Tuesday, August 23, 2011

This Is What Adjustment Looks Like (an ongoing series)

. Tuesday, August 23, 2011

Martin Feldstein:

China’s government may be about to let the renminbi-dollar exchange rate rise more rapidly in the coming months than it did during the past year. The exchange rate was actually frozen during the financial crisis, but has been allowed to increase since the summer of 2010. In the past 12 months, the renminbi strengthened by 6% against the dollar, its reference currency. ...

There are two fundamental reasons why the Chinese government might choose such a policy: reducing its portfolio risk and containing domestic inflation.

Consider, first, the authorities’ concern about the risks implied by its portfolio of foreign securities. China’s existing portfolio of some $3 trillion worth of dollar bonds and other foreign securities exposes it to two distinct risks: inflation in the United States and Europe, and a rapid devaluation of the dollar relative to the euro and other currencies. ...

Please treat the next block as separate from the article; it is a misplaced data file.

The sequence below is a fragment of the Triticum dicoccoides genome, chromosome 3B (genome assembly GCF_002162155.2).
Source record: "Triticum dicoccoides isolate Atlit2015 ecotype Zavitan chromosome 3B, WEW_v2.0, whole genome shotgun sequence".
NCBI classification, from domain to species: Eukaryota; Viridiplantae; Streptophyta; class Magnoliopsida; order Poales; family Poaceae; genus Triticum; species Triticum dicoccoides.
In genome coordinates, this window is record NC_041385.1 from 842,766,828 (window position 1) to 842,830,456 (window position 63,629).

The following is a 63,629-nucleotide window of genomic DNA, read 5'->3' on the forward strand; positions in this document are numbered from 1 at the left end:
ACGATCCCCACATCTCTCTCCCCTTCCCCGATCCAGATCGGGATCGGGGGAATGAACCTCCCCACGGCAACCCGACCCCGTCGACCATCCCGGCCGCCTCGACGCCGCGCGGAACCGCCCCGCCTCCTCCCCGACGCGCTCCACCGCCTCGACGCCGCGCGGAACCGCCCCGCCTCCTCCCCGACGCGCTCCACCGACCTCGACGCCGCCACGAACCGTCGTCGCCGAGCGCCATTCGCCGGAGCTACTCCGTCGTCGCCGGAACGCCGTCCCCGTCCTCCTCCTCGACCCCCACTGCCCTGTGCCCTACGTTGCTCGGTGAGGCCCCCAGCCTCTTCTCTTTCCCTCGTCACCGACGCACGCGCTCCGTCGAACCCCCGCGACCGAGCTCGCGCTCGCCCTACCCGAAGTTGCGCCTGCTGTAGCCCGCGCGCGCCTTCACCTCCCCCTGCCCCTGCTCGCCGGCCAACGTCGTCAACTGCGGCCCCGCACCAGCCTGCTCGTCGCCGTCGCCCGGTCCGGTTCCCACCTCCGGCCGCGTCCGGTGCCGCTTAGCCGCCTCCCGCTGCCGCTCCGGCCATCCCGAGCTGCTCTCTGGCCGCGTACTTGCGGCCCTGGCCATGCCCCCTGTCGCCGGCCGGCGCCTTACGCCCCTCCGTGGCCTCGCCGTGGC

Looking back on the past year, the 6% rise in the renminbi-dollar exchange rate might understate the increase in the relative cost of Chinese goods to American buyers because of differences in domestic inflation rates. Chinese consumer prices rose about 6.5% over the past year, while US consumer prices rose only about 3.5%. The three-percentage-point difference implies that the “real” inflation-adjusted renminbi-dollar exchange rate rose 9% over the past year (i.e., 6% nominal appreciation plus the 3% inflation difference.)

There are obviously political interests in China for keeping the RMB's value low, but the most recent Five-Year Plan calls for increasing households' purchasing power above the rate of economic growth. We may start to see (more) political cleavages in China pitting consumers and against producers. Remember: politics exists even in authoritarian regimes.


This Is What Adjustment Looks Like (an ongoing series)




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